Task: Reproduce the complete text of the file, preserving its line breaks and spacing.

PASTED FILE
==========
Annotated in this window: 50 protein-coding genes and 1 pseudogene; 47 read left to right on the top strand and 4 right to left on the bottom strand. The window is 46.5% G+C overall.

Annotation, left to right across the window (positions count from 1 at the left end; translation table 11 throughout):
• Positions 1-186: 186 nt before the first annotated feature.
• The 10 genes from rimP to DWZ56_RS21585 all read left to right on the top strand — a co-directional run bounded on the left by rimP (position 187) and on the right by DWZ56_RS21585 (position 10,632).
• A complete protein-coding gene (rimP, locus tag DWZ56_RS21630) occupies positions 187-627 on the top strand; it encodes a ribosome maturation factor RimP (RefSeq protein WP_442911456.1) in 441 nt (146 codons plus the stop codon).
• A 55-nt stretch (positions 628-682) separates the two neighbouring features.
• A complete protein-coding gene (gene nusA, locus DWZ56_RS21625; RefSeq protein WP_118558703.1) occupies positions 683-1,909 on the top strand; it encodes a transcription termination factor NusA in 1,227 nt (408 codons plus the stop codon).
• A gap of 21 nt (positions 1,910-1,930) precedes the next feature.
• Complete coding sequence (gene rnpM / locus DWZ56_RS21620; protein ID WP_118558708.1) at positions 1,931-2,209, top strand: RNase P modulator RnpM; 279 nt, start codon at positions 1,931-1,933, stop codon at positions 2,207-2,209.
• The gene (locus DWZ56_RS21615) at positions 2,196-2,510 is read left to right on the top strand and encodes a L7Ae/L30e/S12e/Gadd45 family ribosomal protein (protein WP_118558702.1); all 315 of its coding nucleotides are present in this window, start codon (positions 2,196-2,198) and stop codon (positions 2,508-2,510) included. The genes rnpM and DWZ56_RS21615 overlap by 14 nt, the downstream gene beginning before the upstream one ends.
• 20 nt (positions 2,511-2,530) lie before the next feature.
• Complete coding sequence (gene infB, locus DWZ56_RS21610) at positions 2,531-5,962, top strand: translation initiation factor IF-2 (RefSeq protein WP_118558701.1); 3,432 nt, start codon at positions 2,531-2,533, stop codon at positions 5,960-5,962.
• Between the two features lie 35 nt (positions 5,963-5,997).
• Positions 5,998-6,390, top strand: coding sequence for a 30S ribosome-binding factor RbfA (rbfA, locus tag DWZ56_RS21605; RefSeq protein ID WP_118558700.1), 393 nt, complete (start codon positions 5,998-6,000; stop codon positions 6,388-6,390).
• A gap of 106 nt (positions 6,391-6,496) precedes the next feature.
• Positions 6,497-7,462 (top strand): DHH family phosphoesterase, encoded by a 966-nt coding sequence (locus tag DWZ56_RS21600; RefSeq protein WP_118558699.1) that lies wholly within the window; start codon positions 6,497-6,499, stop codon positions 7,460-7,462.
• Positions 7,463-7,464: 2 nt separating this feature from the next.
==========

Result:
Annotated in this window: 50 protein-coding genes and 1 pseudogene; 47 read left to right on the top strand and 4 right to left on the bottom strand. The window is 46.5% G+C overall.

Annotation, left to right across the window (positions count from 1 at the left end; translation table 11 throughout):
• Positions 1-186: 186 nt before the first annotated feature.
• The 10 genes from rimP to DWZ56_RS21585 all read left to right on the top strand — a co-directional run bounded on the left by rimP (position 187) and on the right by DWZ56_RS21585 (position 10,632).
• A complete protein-coding gene (rimP, locus tag DWZ56_RS21630) occupies positions 187-627 on the top strand; it encodes a ribosome maturation factor RimP (RefSeq protein WP_442911456.1) in 441 nt (146 codons plus the stop codon).
• A 55-nt stretch (positions 628-682) separates the two neighbouring features.
• A complete protein-coding gene (gene nusA, locus DWZ56_RS21625; RefSeq protein WP_118558703.1) occupies positions 683-1,909 on the top strand; it encodes a transcription termination factor NusA in 1,227 nt (408 codons plus the stop codon).
• A gap of 21 nt (positions 1,910-1,930) precedes the next feature.
• Complete coding sequence (gene rnpM / locus DWZ56_RS21620; protein ID WP_118558708.1) at positions 1,931-2,209, top strand: RNase P modulator RnpM; 279 nt, start codon at positions 1,931-1,933, stop codon at positions 2,207-2,209.
• The gene (locus DWZ56_RS21615) at positions 2,196-2,510 is read left to right on the top strand and encodes a L7Ae/L30e/S12e/Gadd45 family ribosomal protein (protein WP_118558702.1); all 315 of its coding nucleotides are present in this window, start codon (positions 2,196-2,198) and stop codon (positions 2,508-2,510) included. The genes rnpM and DWZ56_RS21615 overlap by 14 nt, the downstream gene beginning before the upstream one ends.
• 20 nt (positions 2,511-2,530) lie before the next feature.
• Complete coding sequence (gene infB, locus DWZ56_RS21610) at positions 2,531-5,962, top strand: translation initiation factor IF-2 (RefSeq protein WP_118558701.1); 3,432 nt, start codon at positions 2,531-2,533, stop codon at positions 5,960-5,962.
• Between the two features lie 35 nt (positions 5,963-5,997).
• Positions 5,998-6,390, top strand: coding sequence for a 30S ribosome-binding factor RbfA (rbfA, locus tag DWZ56_RS21605; RefSeq protein ID WP_118558700.1), 393 nt, complete (start codon positions 5,998-6,000; stop codon positions 6,388-6,390).
• A gap of 106 nt (positions 6,391-6,496) precedes the next feature.
• Positions 6,497-7,462 (top strand): DHH family phosphoesterase, encoded by a 966-nt coding sequence (locus tag DWZ56_RS21600; RefSeq protein WP_118558699.1) that lies wholly within the window; start codon positions 6,497-6,499, stop codon positions 7,460-7,462.
• Positions 7,463-7,464: 2 nt separating this feature from the next.